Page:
Apple iPhone becoming new pacifier for toddlers
Ironically, Dr. Hirsh-Pasek, a psychology professor at Temple University who specializes in early language development, sounds like she needs help herself. The Doctor told the New York Times about the iPhone that, "This is a magical phone,” she said. "I must admit I’m addicted to this phone."
About 50 years ago, when television was just coming into its own, there was a similar question about whether or not T.V. should be used as an electronic babysitter. As with the iPhone issue, the lines are drawn right in the middle as some have no problem turning over their touchscreen device to their toddler while others would never dream of doing it. Eventually, television programming was made with the education of children in mind. Shows like Sesame Street enabled these kids to get their daily television fix without realizing that they were learning something from watching the program. Perhaps some apps will be developed in the future that accomplishes the same "learning while playing" feeling.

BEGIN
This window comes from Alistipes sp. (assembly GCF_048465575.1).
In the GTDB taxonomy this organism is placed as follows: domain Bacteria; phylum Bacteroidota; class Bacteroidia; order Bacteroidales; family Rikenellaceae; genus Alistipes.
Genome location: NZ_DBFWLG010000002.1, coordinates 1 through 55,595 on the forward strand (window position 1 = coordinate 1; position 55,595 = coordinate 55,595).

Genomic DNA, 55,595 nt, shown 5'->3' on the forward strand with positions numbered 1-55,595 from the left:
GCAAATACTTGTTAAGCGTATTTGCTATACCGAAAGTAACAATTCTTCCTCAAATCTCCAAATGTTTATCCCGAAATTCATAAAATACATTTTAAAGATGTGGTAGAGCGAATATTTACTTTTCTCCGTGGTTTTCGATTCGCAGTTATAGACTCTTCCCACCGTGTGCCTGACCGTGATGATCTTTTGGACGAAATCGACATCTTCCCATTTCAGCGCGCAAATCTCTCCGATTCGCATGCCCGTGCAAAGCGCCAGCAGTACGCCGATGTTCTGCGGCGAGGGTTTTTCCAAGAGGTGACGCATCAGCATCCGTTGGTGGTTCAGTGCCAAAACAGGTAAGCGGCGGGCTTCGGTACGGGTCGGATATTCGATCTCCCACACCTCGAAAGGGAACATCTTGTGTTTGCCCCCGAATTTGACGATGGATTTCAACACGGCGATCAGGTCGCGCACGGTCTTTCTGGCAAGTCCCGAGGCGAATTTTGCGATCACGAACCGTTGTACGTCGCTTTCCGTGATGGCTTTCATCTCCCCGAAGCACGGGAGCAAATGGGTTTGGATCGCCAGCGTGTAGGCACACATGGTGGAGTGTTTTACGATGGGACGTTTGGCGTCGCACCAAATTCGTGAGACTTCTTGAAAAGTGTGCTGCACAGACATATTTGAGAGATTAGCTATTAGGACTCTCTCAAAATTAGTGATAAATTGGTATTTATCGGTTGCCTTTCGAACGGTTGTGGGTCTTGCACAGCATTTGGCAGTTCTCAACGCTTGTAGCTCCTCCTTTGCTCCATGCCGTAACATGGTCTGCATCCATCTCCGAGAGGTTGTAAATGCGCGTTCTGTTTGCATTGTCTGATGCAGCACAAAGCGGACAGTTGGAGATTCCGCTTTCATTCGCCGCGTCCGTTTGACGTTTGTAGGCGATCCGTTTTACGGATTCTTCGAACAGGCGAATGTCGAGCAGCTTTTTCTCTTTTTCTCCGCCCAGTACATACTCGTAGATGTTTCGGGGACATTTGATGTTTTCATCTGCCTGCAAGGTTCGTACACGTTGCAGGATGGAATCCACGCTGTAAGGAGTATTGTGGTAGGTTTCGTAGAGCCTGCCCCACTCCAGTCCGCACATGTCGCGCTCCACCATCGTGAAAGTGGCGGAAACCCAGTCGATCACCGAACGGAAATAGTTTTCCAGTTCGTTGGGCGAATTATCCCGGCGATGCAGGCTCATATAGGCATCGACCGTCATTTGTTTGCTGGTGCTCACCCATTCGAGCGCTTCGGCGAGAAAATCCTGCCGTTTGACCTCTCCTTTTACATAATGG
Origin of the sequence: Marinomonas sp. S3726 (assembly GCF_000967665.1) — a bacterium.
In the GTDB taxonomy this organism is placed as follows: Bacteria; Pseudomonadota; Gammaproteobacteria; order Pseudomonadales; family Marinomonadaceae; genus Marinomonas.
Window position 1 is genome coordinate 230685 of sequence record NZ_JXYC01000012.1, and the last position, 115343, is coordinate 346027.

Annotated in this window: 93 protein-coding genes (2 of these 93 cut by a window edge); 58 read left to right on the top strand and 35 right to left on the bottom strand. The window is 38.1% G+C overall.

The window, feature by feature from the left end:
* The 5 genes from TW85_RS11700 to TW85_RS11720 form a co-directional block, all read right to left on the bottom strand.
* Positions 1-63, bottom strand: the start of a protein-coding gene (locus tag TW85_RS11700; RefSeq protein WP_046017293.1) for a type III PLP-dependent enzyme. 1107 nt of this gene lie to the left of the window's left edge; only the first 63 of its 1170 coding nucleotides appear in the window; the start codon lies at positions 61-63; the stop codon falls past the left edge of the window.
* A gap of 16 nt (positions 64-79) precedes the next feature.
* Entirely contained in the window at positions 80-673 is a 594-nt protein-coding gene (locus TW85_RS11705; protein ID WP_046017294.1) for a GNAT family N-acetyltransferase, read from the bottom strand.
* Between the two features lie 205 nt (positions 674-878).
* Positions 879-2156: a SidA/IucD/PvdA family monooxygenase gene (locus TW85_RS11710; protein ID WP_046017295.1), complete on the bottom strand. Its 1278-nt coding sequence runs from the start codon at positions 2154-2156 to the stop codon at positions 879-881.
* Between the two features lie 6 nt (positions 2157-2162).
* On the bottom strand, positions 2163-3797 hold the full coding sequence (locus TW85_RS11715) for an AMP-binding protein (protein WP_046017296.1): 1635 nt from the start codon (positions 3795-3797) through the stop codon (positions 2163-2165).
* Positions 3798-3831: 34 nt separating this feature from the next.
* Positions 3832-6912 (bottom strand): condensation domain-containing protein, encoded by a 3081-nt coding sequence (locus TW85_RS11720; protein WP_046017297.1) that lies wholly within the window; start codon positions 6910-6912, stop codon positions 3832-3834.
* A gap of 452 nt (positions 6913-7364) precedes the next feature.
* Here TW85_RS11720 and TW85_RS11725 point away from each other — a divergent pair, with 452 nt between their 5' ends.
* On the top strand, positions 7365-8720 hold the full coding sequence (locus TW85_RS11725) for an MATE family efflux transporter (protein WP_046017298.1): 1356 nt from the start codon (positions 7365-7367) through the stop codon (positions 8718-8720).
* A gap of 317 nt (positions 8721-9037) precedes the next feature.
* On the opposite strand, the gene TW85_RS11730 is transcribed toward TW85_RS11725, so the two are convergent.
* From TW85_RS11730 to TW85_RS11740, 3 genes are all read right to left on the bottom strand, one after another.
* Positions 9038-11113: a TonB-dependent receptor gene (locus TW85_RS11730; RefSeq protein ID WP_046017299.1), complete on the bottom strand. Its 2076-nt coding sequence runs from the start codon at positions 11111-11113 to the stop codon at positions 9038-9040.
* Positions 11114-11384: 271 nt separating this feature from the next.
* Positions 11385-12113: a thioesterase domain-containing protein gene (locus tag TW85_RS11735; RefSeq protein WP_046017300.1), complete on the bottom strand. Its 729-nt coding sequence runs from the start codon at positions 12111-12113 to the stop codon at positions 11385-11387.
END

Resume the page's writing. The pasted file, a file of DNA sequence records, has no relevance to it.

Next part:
There are some parents who feel that the Apple iPhone is an important learning tool. Jill Mikols Etesse is the mother of two daughters, aged 3 and 8. She notes that her younger daughter has a wider vocabulary and is ahead in reading and spelling when compared to where her older daughter was at the same age. For this, she gives credit to both the iPhone and iPad.The 3-year-old has learned to spell compound words through an app called Montessori Crossword, her mother said. "She uses words that I don’t use, so I know it isn’t coming from me,” Ms. Etesse said.
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